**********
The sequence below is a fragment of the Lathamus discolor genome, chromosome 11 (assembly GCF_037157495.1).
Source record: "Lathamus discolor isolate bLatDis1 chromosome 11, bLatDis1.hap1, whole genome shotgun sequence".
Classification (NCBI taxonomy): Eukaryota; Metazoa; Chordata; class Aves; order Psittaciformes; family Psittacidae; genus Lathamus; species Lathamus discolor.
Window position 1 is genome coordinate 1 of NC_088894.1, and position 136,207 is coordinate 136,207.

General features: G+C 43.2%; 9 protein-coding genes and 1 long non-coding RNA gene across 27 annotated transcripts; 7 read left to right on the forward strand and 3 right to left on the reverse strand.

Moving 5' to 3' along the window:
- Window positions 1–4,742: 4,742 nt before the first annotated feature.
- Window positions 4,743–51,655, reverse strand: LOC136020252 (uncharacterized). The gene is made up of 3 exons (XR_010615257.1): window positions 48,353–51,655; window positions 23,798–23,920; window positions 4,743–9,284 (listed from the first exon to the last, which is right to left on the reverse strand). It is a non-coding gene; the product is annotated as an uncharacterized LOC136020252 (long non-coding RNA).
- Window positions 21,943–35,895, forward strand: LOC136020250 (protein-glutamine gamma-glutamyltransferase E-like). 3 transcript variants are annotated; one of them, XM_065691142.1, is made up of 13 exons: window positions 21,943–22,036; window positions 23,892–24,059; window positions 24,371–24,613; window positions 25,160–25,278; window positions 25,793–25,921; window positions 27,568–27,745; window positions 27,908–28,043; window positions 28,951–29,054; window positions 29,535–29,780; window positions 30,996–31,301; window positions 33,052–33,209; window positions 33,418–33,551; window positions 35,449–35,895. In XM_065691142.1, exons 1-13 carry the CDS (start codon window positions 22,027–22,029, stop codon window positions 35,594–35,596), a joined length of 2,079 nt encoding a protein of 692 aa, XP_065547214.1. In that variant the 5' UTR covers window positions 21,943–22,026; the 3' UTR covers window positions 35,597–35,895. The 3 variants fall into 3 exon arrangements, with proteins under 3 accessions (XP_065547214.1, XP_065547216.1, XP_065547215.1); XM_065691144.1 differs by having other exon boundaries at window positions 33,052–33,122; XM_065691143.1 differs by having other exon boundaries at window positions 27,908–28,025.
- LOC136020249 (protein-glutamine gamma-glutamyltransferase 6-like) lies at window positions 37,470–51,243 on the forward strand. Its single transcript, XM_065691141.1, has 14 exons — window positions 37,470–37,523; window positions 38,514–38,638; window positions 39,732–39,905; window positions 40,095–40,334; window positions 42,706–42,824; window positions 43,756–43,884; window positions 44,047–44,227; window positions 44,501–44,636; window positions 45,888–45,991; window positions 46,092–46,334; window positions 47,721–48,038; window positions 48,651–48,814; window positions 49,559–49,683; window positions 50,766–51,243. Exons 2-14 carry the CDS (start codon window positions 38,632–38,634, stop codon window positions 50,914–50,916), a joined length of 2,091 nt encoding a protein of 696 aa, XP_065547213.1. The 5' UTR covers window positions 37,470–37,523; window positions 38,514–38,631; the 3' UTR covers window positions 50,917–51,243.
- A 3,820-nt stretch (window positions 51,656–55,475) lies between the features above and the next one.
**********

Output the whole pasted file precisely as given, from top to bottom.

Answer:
The sequence below is a fragment of the Lathamus discolor genome, chromosome 11 (assembly GCF_037157495.1).
Source record: "Lathamus discolor isolate bLatDis1 chromosome 11, bLatDis1.hap1, whole genome shotgun sequence".
Classification (NCBI taxonomy): Eukaryota; Metazoa; Chordata; class Aves; order Psittaciformes; family Psittacidae; genus Lathamus; species Lathamus discolor.
Window position 1 is genome coordinate 1 of NC_088894.1, and position 136,207 is coordinate 136,207.

General features: G+C 43.2%; 9 protein-coding genes and 1 long non-coding RNA gene across 27 annotated transcripts; 7 read left to right on the forward strand and 3 right to left on the reverse strand.

Moving 5' to 3' along the window:
- Window positions 1–4,742: 4,742 nt before the first annotated feature.
- Window positions 4,743–51,655, reverse strand: LOC136020252 (uncharacterized). The gene is made up of 3 exons (XR_010615257.1): window positions 48,353–51,655; window positions 23,798–23,920; window positions 4,743–9,284 (listed from the first exon to the last, which is right to left on the reverse strand). It is a non-coding gene; the product is annotated as an uncharacterized LOC136020252 (long non-coding RNA).
- Window positions 21,943–35,895, forward strand: LOC136020250 (protein-glutamine gamma-glutamyltransferase E-like). 3 transcript variants are annotated; one of them, XM_065691142.1, is made up of 13 exons: window positions 21,943–22,036; window positions 23,892–24,059; window positions 24,371–24,613; window positions 25,160–25,278; window positions 25,793–25,921; window positions 27,568–27,745; window positions 27,908–28,043; window positions 28,951–29,054; window positions 29,535–29,780; window positions 30,996–31,301; window positions 33,052–33,209; window positions 33,418–33,551; window positions 35,449–35,895. In XM_065691142.1, exons 1-13 carry the CDS (start codon window positions 22,027–22,029, stop codon window positions 35,594–35,596), a joined length of 2,079 nt encoding a protein of 692 aa, XP_065547214.1. In that variant the 5' UTR covers window positions 21,943–22,026; the 3' UTR covers window positions 35,597–35,895. The 3 variants fall into 3 exon arrangements, with proteins under 3 accessions (XP_065547214.1, XP_065547216.1, XP_065547215.1); XM_065691144.1 differs by having other exon boundaries at window positions 33,052–33,122; XM_065691143.1 differs by having other exon boundaries at window positions 27,908–28,025.
- LOC136020249 (protein-glutamine gamma-glutamyltransferase 6-like) lies at window positions 37,470–51,243 on the forward strand. Its single transcript, XM_065691141.1, has 14 exons — window positions 37,470–37,523; window positions 38,514–38,638; window positions 39,732–39,905; window positions 40,095–40,334; window positions 42,706–42,824; window positions 43,756–43,884; window positions 44,047–44,227; window positions 44,501–44,636; window positions 45,888–45,991; window positions 46,092–46,334; window positions 47,721–48,038; window positions 48,651–48,814; window positions 49,559–49,683; window positions 50,766–51,243. Exons 2-14 carry the CDS (start codon window positions 38,632–38,634, stop codon window positions 50,914–50,916), a joined length of 2,091 nt encoding a protein of 696 aa, XP_065547213.1. The 5' UTR covers window positions 37,470–37,523; window positions 38,514–38,631; the 3' UTR covers window positions 50,917–51,243.
- A 3,820-nt stretch (window positions 51,656–55,475) lies between the features above and the next one.